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Phillip Long is an Assistant Editor of The Affiliate and an Associate in the Greensboro, North Carolina, office of Brooks, Pierce, McLendon, Humphrey & Leonard, LLP.
By Phillip Long
Since the 1970s, high school students have participated in “mock trial” programs throughout the United States. Affiliates have often helped organize and conduct these programs, which involve intensive training for participants and a significant need for volunteer attorneys. For affiliate groups, mock trial programs are a unique public service project, offering a chance to enrich high school education. Although organizing a program may seem complex for anyone looking to start one from scratch, established mock trial programs offer an excellent blueprint for success.
What Is a Mock Trial Program?
Mock trial programs involve a fictitious trial. Participating students start with a packet of information containing an overview of the case, the applicable rules of evidence, a list of witnesses involved with an affidavit from each, and other additional documents. Volunteer attorneys work with students to help them understand this information, determine its relevance, and prepare for competition.
In competition, students participate in an actual trial, with a judge presiding and delivering jury instructions, followed by opening statements. Next, the trial begins in earnest, with examination of the witnesses: direct examination by prosecution or plaintiff, cross-examination by defendant, with possible re-direct and re-cross. Parties are allowed to object based on the applicable rules of evidence, and witnesses can be questioned with their affidavits or any of the other materials. Finally, the mock trial concludes with closing statements.
A Need for Volunteers
A successful mock trial competition requires many people. Within the competition, students play lawyers and witnesses. Students work as a team, supervised and assisted by teachers and volunteer attorneys. Affiliates, such as the Hawaii Young Lawyers Division, often organize the case problem and the competition structure, which both require significant drafting and preparation.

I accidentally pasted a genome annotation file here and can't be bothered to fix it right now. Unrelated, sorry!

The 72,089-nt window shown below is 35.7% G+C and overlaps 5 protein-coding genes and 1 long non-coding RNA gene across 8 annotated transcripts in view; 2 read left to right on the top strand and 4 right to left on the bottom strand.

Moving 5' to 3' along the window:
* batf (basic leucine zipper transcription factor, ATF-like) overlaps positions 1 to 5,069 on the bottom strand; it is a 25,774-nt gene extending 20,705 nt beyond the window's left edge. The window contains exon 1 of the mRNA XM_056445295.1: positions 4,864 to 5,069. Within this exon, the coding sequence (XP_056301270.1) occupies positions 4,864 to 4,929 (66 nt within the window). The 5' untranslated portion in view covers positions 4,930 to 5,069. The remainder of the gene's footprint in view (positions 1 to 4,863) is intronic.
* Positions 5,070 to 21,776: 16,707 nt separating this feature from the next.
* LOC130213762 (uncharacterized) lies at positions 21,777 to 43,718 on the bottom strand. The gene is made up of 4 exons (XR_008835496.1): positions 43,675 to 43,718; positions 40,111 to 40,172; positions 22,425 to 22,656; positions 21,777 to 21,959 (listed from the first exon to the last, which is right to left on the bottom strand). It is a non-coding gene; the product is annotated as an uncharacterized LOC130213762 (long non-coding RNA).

In competition, volunteer attorneys play judges and jury members. They assess and score participants (mock attorneys and mock witnesses) on a scale of 1 to 10 based on how well they performed in their roles. In assessing opening statements, for example, the Texas High School Mock Trial Competition looks at whether the attorney provided a case overview, identified a case theory and provided a clear and concise description of their team’s case, stated the relief requested, and discussed the burden of proof.
“Witnesses” must not use notes, give a credible portrayal of character, sound spontaneous, not memorized, demonstrate appropriate courtroom decorum, and avoid unnecessarily long or nonresponsive answers. Through the rubric, judges and jury members give numerical scores for all aspects of the presentation to decide the winner.
Getting Everyone Together
First, teams must be organized to participate in the program. High school teachers often take the lead in organizing high school teams in the over 45 states that have mock trial programs. Even in those states, however, affiliates can take the lead in ensuring that all high schools are aware of the program as well as help pair volunteer attorneys to act as coaches to specific teams.
Second, once a competition gears up, the greatest need for volunteers surfaces. Volunteer attorneys are critical to the competition because in their roles as judge and jury they provide experienced assessments of student performances. Texas helps fill this critical need by offering CLE credit for attorneys who participate as a coach, judge, or jury member.
Finally, many state bars offer financial support to encourage participation and organize how a “state winner” is determined. For its competition, Louisiana is divided into eight regions, each of which organizes a competition and sends the winners to state finals. The winners of state finals are sent to the national competition, with funding. The Louisiana State Bar Association funds competitions through an allocation of $15,000 per year, which is spent on conducting the state competition and sending the state winners to national competitions.
Starting Your Own Competition or Improving Your Program
Through these important public service programs, affiliates impart critical analytical, reasoning, listening, oral presentation, leadership, and teamwork skills to high school students, skills that are invaluable even if participants will not ultimately practice law. Because of these benefits that enrich the high school education, all affiliates should find a way to participate in mock trial programs.
While starting any new program involves substantial work, starting a mock trial program has the special problem of needing detailed case materials. Fortunately, the National Mock Trial website ( www.nationalmocktrial.org ) has a database of past problems and a wealth of other materials, which can greatly aid in creating a new program. Further, the over 45 states that have mock trial programs have materials and tips that they can share.